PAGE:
Today we left the Poltava diocese and headed for Kiev. We traveled through the Cherkavskaya province and stopped at the Zolotonoshnaya convent. St. Sophrony of Irkutsk built the Transfiguration cathedral here before he went to Siberia. We were met by the Assistant Abbess (at the very end the bishops had an opportunity to visit the very ill Abbess), and later joined by Bishop John, who is the vicar bishop of the Cherkavskaya diocese. Pictures from the monastery are below, with a video of Archbishop Peter saying a few words about St. John of Shanghai & San Francisco HERE, and a short video of the sisters bidding Vladyka goodbye HERE.
In addition to the monastery proper (which is quite impressive, with more than 100 sisters) we visited the Skete of St. John the Theologian, which houses another 15 sisters or so. This is new construction which is quite impressive – and not that rare. In almost all the convents and monasteries we visited there was some sort of new construction or restoration going on. The physical wound of the Soviet period is still present on some level, although one is happy to see that the spiritual would is beginning to be healed. To say that it is “healed” is premature and no one here would argue that. Things are much better, but a large part of the population still remains unchurched, and a part is still hostile to faith. Thus, we can say unequivicatlly that much has been done, but there is even more to do. And everywhere we go they ask our prayers that their work will be fruitful and continue long after this generation has passed. And so I think it is really encumbant upon us to pray – to ask the Lord to help us to sanctify our American land, but also that the lands that suffered under the Communist yoke continue to move towards sanctifying their lands also. Pictures from the visit to the Skete are here:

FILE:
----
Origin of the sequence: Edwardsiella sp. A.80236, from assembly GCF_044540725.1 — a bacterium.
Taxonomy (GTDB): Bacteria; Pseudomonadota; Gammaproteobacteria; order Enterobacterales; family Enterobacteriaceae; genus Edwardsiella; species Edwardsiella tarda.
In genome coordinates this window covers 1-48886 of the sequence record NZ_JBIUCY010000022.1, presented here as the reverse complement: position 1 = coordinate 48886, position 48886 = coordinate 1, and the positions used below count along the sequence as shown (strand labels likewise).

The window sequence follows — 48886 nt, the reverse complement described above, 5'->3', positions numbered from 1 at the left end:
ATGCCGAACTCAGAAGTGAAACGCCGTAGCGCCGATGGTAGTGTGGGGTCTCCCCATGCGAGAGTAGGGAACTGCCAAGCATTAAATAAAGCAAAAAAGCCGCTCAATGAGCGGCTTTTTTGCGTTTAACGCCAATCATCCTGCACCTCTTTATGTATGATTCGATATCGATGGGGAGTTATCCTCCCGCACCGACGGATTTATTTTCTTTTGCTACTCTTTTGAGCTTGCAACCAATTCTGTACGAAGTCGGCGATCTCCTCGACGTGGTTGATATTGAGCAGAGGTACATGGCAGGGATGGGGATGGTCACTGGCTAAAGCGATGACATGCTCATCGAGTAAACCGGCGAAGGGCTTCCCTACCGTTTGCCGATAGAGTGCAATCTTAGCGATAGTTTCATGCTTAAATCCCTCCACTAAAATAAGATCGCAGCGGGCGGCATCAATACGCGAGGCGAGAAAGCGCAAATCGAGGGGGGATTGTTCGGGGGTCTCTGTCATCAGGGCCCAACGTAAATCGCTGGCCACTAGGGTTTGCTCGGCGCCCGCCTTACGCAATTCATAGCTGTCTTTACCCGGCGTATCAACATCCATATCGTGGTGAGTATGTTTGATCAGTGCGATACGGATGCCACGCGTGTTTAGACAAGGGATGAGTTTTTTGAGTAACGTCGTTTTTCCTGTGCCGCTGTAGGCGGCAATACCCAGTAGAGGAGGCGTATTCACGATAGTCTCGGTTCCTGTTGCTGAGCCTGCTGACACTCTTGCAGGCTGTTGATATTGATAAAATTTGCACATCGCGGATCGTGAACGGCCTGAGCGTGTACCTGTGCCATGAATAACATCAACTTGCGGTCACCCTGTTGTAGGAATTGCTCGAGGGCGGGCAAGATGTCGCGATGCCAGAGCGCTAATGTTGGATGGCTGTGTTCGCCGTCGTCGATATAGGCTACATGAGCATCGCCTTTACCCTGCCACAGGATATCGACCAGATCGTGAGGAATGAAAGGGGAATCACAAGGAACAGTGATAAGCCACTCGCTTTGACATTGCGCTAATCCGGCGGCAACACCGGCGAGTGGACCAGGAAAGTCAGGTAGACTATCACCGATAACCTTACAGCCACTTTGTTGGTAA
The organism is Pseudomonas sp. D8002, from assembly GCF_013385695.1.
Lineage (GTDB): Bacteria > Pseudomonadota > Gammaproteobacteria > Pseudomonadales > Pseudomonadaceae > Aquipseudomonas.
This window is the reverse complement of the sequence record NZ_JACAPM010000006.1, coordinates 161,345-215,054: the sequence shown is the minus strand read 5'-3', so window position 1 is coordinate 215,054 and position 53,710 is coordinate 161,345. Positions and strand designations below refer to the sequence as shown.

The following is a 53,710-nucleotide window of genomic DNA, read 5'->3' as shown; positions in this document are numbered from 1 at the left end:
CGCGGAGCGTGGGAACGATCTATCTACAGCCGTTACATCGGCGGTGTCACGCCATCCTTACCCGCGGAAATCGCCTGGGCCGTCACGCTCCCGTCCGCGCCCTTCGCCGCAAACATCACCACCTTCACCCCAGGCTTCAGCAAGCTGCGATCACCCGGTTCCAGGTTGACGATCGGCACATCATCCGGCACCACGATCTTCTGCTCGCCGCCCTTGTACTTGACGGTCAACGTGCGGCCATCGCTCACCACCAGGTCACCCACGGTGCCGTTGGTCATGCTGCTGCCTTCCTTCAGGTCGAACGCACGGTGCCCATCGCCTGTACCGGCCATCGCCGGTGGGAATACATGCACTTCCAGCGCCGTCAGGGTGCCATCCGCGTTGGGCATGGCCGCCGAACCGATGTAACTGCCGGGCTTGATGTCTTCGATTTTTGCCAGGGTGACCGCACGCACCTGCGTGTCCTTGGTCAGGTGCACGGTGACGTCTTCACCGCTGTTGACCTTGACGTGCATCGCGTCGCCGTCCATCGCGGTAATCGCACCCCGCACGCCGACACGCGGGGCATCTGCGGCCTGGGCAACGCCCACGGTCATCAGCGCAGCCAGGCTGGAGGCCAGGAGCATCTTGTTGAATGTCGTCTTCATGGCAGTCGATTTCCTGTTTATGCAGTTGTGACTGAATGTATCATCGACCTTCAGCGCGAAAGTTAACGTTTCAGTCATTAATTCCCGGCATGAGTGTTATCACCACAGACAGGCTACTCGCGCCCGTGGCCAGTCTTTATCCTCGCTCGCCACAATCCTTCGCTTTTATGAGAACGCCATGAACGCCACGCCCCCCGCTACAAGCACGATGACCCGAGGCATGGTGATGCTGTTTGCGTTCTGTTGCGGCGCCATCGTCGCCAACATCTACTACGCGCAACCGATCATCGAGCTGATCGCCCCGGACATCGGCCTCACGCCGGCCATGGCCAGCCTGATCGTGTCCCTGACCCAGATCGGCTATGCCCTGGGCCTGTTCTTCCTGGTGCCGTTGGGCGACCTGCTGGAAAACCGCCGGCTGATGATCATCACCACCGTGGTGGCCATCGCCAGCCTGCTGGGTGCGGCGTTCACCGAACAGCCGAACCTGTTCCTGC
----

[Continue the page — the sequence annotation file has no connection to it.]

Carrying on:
After the skete we moved towards Kiev in a more focused way. There were no more stops, although there were churches we passed by that Metropolitan Phillip pointed out to us as significant for various reasons. Finally we arrived at the Kiev Caves monastery, the oldest and arguably the most important in the history of Rus and the subsequent Russian Empire. Here we had the honor of serving Vigil with His Beatitude Metropolitan Onuphry, head of the Ukrainian Orthodox Church (Moscow Patriachate). Metropolitan Onuphry heads by orders of magnitude the largest Orthodox Church in Ukraine, and the only one recognized as canonical by any of the other Local Orthodox Churches. After a really beautiful service sung by two choirs (a mixed choir on the right “kliros” and a men's choir on the left “kliros”), His Beatitude invited us to dine with him at his official residence. Before we get to that I want to note why I put kliros in quotation marks. It is true that at the Dormition Cathedral where we served there is a choir on the right and a choir on the left. BUT, those kliroses are about 50 feet above the floor of the cathedral. So we are not talking about small areas that we might think of in this regard, but huge choir lofts which happen to be on the right and the left. Pictures from the afternoon at the monastery and the vigil are here:
Pictures from the meal at the Metropolitan's residence are here:
We included pictures from the meal only because there was an exchange of gifts then and I thought you would find that interesting. We would not be joining the Metropolitan for Divine Liturgy the following day, so we needed to exchange gifts at the meal.
After the meal we headed back to the really beautiful monastery guest house that we are staying in and prepared for the Divine Liturgy the next day.
Please continue to pray for us as we travel!
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